Genesis 6:1-3, 5-14, 17-22 When men began to increase in number on the earth and daughters were born to them, 2 the sons of God saw that the daughters of men were beautiful, and they married any of them they chose. 3 Then the LORD said, "My Spirit will not contend with man forever, for he is mortal; his days will be a hundred and twenty years." … 5 The LORD saw how great man's wickedness on the earth had become, and that every inclination of the thoughts of his heart was only evil all the time. 6 The LORD was grieved that he had made man on the earth, and his heart was filled with pain. 7 So the LORD said, "I will wipe mankind, whom I have created, from the face of the earth-- men and animals, and creatures that move along the ground, and birds of the air-- for I am grieved that I have made them." 8 But Noah found favor in the eyes of the LORD. 9 This is the account of Noah. Noah was a righteous man, blameless among the people of his time, and he walked with God. 10 Noah had three sons: Shem, Ham and Japheth. 11 Now the earth was corrupt in God's sight and was full of violence. 12 God saw how corrupt the earth had become, for all the people on earth had corrupted their ways. 13 So God said to Noah, "I am going to put an end to all people, for the earth is filled with violence because of them. I am surely going to destroy both them and the earth. 14 So make yourself an ark of cypress wood; make rooms in it and coat it with pitch inside and out. … 17 I am going to bring floodwaters on the earth to destroy all life under the heavens, every creature that has the breath of life in it. Everything on earth will perish. 18 But I will establish my covenant with you, and you will enter the ark-- you and your sons and your wife and your sons' wives with you. 19 You are to bring into the ark two of all living creatures, male and female, to keep them alive with you. 20 Two of every kind of bird, of every kind of animal and of every kind of creature that moves along the ground will come to you to be kept alive. 21 You are to take every kind of food that is to be eaten and store it away as food for you and for them." 22 Noah did everything just as God commanded him.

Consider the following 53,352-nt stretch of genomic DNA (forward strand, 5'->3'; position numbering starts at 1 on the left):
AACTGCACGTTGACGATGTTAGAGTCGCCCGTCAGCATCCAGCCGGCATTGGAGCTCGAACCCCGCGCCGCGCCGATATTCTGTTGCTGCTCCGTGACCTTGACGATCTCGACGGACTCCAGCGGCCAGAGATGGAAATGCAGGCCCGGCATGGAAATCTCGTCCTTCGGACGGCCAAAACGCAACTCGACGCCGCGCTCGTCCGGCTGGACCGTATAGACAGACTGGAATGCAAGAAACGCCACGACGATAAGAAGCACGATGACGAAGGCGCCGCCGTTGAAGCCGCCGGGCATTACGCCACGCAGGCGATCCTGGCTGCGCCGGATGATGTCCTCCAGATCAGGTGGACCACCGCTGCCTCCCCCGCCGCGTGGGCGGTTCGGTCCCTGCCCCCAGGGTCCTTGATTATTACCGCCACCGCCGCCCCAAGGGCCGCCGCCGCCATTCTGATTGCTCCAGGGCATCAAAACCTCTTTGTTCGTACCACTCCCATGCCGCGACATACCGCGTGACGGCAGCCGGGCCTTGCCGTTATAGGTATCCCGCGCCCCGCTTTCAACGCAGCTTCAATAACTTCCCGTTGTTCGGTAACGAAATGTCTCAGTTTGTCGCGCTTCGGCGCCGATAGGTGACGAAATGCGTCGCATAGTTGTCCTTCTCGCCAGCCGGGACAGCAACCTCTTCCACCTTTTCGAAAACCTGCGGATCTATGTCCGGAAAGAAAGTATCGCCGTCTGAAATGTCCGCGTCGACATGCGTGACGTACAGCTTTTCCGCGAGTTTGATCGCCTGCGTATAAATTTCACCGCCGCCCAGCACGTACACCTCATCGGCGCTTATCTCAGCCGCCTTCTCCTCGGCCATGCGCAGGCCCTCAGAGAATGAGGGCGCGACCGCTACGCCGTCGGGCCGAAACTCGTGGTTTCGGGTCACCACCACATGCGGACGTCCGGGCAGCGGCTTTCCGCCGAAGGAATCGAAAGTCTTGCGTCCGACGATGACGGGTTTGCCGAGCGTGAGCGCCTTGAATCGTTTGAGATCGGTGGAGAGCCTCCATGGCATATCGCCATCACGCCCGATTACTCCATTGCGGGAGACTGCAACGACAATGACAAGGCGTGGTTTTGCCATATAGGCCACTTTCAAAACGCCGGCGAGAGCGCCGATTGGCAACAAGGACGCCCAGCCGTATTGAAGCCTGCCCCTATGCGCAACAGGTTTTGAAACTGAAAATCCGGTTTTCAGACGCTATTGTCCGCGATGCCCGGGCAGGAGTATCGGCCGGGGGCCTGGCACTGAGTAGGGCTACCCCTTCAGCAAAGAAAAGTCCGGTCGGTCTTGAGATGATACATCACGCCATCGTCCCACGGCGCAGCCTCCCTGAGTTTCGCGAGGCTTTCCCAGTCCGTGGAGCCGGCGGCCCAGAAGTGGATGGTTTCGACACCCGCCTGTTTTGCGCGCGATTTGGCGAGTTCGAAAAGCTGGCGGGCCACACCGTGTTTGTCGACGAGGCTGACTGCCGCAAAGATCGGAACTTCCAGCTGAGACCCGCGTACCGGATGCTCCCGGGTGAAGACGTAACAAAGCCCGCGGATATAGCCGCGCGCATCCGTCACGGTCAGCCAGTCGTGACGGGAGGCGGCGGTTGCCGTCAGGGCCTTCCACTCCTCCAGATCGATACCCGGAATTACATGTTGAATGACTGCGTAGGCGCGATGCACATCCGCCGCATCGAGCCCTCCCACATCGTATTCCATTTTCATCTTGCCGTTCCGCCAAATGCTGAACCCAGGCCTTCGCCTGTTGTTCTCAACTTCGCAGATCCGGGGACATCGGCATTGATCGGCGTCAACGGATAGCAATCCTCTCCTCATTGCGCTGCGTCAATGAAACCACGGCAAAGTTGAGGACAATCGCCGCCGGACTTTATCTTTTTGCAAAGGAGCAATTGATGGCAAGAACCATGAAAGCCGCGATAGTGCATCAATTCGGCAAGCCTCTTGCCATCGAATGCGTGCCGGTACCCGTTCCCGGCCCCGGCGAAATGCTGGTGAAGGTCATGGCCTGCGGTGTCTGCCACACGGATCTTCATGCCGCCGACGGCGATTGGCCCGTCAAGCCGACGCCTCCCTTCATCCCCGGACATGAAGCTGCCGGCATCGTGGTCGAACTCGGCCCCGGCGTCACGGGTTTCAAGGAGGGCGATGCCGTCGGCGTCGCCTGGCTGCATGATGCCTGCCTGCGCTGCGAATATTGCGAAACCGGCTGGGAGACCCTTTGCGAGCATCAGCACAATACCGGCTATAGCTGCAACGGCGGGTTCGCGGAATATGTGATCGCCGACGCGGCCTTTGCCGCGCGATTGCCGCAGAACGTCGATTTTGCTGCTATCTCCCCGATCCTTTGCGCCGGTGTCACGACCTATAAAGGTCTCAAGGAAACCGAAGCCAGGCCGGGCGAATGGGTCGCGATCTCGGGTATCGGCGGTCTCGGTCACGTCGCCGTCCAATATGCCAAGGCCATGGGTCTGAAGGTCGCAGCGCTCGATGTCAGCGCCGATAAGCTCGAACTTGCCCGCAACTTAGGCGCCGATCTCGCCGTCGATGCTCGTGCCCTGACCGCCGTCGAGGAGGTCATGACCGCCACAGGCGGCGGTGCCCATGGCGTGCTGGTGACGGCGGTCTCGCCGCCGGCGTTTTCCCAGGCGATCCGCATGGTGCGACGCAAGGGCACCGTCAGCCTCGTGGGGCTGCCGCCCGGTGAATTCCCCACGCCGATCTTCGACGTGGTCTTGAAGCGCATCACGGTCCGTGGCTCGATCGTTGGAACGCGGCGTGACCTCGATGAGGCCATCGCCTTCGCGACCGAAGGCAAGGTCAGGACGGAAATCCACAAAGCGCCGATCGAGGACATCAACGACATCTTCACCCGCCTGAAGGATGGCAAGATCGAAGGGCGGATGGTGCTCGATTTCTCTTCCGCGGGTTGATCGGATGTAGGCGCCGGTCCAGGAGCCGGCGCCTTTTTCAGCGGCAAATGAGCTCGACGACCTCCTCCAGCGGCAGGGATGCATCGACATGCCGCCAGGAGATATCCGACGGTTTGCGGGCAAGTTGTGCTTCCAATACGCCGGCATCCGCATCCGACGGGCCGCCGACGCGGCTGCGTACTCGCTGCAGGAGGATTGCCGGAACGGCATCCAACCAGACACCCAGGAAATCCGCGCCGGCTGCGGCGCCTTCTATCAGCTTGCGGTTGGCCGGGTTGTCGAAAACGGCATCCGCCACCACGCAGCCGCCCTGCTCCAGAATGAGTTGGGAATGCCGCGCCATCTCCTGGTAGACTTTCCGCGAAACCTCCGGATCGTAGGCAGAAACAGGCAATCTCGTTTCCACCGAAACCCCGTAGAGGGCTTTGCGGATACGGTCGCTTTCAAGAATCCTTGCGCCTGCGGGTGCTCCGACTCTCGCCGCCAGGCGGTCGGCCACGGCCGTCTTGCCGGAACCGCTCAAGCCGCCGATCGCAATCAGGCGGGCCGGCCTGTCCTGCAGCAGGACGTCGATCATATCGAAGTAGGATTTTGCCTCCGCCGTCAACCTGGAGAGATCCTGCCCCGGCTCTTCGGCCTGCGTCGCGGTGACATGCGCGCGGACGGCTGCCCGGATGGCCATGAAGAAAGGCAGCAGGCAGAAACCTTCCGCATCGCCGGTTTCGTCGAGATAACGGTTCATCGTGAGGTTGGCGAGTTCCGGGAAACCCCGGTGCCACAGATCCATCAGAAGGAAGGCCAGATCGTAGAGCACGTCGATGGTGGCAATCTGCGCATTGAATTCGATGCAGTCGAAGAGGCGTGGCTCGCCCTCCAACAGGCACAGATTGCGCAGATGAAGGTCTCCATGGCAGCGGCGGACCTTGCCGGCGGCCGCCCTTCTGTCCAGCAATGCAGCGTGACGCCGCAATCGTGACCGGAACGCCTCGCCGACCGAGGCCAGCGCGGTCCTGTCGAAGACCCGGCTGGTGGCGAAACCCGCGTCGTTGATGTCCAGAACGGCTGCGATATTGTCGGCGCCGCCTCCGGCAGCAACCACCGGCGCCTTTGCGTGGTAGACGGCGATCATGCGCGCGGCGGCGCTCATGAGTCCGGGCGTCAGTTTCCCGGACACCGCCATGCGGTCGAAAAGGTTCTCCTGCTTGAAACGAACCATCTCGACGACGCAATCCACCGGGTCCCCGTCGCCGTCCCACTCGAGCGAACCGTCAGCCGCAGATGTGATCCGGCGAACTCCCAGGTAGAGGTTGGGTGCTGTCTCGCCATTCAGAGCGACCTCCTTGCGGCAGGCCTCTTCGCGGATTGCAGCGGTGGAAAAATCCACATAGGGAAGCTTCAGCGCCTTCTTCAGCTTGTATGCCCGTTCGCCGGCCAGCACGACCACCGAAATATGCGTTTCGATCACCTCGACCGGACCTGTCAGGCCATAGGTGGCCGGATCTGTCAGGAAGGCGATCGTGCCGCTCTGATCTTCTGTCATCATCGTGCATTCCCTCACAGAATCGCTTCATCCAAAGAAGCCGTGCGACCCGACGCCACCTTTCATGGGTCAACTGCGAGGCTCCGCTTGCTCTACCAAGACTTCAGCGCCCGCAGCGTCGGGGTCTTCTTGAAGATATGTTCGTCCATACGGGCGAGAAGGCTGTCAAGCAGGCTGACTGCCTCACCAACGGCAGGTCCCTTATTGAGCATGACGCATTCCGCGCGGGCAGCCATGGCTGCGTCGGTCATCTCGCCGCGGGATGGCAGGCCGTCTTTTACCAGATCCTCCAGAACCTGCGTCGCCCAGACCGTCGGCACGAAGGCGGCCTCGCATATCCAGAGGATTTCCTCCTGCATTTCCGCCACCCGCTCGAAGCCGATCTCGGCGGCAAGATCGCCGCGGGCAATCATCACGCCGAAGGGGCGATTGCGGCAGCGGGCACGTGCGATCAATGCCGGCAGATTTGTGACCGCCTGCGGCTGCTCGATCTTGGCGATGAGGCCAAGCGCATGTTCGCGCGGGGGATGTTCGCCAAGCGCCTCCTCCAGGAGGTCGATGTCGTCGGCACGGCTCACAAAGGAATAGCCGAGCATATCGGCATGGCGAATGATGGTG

Perhaps you have seen the movie “Noah” starring Russell Crowe. If you haven’t, but are planning on doing so … I’m sorry, but here are some spoilers. There is a big flood where Noah and his family are the only ones who survive on a big boat. That’s about the only similarities there are between the movie (and make-believe) version and the biblical (and true) version.